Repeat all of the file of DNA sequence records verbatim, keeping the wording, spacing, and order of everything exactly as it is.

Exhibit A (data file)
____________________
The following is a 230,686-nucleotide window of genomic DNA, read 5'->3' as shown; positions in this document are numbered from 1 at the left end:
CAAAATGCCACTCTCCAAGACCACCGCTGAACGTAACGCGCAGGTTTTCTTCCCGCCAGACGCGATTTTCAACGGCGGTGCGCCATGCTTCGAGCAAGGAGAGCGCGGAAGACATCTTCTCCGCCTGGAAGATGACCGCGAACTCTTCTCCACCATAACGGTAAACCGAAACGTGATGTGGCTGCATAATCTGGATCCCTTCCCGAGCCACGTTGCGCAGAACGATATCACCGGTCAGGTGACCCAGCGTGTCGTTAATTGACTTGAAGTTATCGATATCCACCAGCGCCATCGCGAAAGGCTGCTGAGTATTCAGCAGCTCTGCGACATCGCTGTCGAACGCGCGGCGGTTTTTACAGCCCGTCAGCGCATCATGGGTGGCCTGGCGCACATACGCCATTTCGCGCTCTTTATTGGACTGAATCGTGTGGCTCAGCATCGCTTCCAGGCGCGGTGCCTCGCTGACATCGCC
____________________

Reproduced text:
The following is a 230,686-nucleotide window of genomic DNA, read 5'->3' as shown; positions in this document are numbered from 1 at the left end:
CAAAATGCCACTCTCCAAGACCACCGCTGAACGTAACGCGCAGGTTTTCTTCCCGCCAGACGCGATTTTCAACGGCGGTGCGCCATGCTTCGAGCAAGGAGAGCGCGGAAGACATCTTCTCCGCCTGGAAGATGACCGCGAACTCTTCTCCACCATAACGGTAAACCGAAACGTGATGTGGCTGCATAATCTGGATCCCTTCCCGAGCCACGTTGCGCAGAACGATATCACCGGTCAGGTGACCCAGCGTGTCGTTAATTGACTTGAAGTTATCGATATCCACCAGCGCCATCGCGAAAGGCTGCTGAGTATTCAGCAGCTCTGCGACATCGCTGTCGAACGCGCGGCGGTTTTTACAGCCCGTCAGCGCATCATGGGTGGCCTGGCGCACATACGCCATTTCGCGCTCTTTATTGGACTGAATCGTGTGGCTCAGCATCGCTTCCAGGCGCGGTGCCTCGCTGACATCGCC